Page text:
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DECCA 48181; NOVEMBER 1950



Major labels like Decca Records had been lukewarm to rock’s potential from the beginning, allowing only a few older established artists who fit in with the new genre stylistically to head in that direction, probably without even being fully aware of what it was they were doing, but for the most part they hadn’t tried to seek out new artists to compete in this realm, considering it to be beneath contempt.

But booming sales proved hard to resist and now that they perceived it as a threat to their market dominance they started to seek out more “acceptable” artists to produce milder versions of the prevailing rock trends, hoping to remove the stigma the music carried with it in their elite circles while still expecting to get hits from this compromised output.

It was a hard sell but somehow Decca had managed to do just that with The Ray-O-Vacs this past spring and now, coming off their first hit for the company, the question was would that success embolden the group enough to head further down this path, or would it cause them to capitulate to Decca’s prevailing mindset and ease back on their efforts in an attempt to conform to the pop sensibilities the company desired.

The answer as it turns out is… kinda… neither?


No One Else Will Use Them
It was a thin line all of these quasi-rock artists had to walk when they signed with a major label. On the plus side they probably got paid what their contract called for unlike the indie labels who tended to write contracts in invisible ink, and of course the major labels afforded their artists better promotion which helped in terms of bookings in classier joints if nothing else.

The trade-off for this however was they risked alienating their primary constituency the more they adhered to the musical standards labels like Decca prided themselves on, making them less popular even while remaining more visible.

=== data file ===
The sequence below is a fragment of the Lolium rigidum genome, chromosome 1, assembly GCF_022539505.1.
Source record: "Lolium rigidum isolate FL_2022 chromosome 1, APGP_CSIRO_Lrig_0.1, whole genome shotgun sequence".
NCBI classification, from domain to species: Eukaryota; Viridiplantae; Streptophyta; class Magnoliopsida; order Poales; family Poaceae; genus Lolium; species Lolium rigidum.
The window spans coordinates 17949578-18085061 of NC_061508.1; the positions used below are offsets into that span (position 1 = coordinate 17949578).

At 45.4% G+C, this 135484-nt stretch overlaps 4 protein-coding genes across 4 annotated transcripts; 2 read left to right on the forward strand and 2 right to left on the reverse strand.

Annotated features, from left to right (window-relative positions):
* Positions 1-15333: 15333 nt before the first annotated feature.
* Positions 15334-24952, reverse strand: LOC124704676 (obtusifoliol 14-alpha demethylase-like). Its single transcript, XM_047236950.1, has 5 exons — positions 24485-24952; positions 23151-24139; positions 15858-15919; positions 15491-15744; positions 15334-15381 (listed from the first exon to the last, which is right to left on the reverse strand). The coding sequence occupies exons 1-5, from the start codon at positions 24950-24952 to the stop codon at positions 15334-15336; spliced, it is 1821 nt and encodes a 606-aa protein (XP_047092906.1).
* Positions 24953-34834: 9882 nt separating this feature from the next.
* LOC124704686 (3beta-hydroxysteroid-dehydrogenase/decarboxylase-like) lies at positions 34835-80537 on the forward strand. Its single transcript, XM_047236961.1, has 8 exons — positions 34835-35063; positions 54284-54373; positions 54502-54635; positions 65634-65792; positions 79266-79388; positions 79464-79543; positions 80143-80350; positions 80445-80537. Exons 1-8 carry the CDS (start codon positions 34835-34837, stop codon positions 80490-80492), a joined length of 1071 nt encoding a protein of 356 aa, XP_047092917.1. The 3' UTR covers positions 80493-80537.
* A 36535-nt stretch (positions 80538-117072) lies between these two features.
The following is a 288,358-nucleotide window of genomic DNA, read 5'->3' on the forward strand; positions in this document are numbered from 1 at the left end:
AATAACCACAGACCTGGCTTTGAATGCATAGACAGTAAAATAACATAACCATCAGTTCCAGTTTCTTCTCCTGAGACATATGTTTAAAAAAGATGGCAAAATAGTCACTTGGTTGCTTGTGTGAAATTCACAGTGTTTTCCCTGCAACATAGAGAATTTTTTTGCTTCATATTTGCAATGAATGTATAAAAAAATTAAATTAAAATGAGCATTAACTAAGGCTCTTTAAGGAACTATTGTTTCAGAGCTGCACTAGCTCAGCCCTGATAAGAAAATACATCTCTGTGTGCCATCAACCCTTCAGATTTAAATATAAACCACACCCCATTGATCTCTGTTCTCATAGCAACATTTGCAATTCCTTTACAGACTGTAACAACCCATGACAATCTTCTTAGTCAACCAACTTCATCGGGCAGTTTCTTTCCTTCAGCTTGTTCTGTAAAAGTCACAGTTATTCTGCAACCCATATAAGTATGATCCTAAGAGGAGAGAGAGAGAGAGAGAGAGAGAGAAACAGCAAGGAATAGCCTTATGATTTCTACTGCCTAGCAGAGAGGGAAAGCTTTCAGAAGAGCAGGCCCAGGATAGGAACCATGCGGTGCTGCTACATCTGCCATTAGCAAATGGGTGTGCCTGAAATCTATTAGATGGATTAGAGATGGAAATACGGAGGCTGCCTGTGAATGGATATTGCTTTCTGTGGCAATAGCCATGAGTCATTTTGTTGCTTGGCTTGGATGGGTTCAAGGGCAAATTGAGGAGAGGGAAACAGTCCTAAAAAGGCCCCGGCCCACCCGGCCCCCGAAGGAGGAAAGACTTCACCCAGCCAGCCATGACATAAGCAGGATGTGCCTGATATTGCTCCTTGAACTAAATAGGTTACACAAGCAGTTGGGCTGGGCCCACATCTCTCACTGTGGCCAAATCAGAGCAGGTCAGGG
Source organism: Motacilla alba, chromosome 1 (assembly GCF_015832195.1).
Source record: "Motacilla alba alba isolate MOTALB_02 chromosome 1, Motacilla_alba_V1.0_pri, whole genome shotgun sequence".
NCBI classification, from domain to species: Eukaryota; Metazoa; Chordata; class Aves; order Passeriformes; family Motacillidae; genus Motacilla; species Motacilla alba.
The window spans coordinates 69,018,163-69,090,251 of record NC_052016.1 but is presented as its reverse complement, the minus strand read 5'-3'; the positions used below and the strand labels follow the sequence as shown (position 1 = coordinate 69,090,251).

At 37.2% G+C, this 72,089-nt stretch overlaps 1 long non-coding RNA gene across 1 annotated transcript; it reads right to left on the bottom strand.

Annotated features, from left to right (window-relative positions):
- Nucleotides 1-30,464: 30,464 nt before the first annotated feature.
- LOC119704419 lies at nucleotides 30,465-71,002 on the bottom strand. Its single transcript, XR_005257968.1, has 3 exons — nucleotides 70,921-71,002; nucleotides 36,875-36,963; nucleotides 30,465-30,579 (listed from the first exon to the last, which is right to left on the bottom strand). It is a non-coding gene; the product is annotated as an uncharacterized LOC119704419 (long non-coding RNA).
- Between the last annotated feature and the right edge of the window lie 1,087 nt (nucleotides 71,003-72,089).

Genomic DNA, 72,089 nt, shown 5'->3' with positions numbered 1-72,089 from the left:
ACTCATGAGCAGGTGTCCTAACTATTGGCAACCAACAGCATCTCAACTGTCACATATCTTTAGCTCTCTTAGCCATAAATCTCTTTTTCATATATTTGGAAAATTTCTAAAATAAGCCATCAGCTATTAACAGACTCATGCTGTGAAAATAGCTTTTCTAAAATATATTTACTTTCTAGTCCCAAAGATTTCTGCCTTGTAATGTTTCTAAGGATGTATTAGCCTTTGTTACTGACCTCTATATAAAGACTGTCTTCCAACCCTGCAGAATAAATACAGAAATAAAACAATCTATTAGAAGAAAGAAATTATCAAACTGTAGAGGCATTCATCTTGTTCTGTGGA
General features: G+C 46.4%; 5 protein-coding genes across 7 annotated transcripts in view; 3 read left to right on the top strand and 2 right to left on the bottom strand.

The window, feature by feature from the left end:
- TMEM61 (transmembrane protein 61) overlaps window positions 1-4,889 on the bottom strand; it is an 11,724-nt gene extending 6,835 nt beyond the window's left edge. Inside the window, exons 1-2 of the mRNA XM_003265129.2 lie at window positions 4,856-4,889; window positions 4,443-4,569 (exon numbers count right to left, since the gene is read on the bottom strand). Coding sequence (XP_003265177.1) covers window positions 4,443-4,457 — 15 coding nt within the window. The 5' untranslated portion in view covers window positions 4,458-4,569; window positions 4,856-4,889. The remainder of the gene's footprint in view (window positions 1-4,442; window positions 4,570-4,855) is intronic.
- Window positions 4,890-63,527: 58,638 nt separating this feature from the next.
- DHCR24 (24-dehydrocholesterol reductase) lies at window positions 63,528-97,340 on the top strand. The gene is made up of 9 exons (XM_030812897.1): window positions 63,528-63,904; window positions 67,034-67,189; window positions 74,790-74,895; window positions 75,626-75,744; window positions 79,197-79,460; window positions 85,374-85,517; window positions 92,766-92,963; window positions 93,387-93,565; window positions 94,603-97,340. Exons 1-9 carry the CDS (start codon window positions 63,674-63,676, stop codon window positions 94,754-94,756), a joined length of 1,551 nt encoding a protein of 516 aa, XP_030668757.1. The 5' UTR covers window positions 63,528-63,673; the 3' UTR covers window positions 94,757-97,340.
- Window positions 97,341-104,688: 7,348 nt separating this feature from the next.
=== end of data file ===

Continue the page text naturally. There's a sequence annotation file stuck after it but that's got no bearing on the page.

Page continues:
The Ray-O-Vacs may have had one thing going for them in that they were hardly pushing the limits with their stylistic approach even when they’d been recording for Coleman Records. They had a curious mix of soulfulness and stuffiness that theoretically could appeal to either – or both – audiences, pop and rock, but just as likely might’ve been rejected by both of them for leaning too far in one direction or the other for that audience’s tastes.

Got Two Arms (Waiting For Me) is definitely guilty of this in many ways, as it’s far too mysterious sounding for most pop listeners, yet is hardly edgy enough for rock fans to embrace wholeheartedly.

But for once these divergent views aren’t in conflict, but rather create an unusual and highly distinctive ambiance that allows it to almost exist in its own world, hinting at residency in both realms yet belonging exclusively to neither of them.

Waiting For Me
It’s a fair bet that had their initial record – I’ll Always Be In Love With You – not been so warmly received by rock audiences and spawned a simultaneous cover version by a make-shift group called The X-Rays which also charted, The Ray-O-Vacs might’ve never been afforded membership in the rock ‘n’ roll club.

But genuine hits for rockers, especially in late 1948, still was enough to put you in somewhat rarefied air and there was no way that they weren’t going to be let in the door even when their subsequent releases proved their natural instincts were far away from rock’s core values.

When they made the jump to Decca Records earlier this year the chances they’d become even more aligned with pop sensibilities was all but certain, yet instead they continued down the same path they’d been on, blending elements from each while adding a few distinguishing characteristics of their own that set them apart from anybody and everybody in either camp.

That slinky feel provided by the prominent bass and foggy saxophone along with Lester Harris’s vocals that were so laid-back you felt the need to check his pulse had resulted in a sizable two-sided hit for them with Besame Mucho being a legitimately good record in every way.

So it’s hardly surprising they’d take the same approach on Got Two Arms (Waiting For Me) and while the composition itself isn’t in the league with what Consuelo Velázquez gave the world, it’s got a very quirky vibe it’s giving off all the same.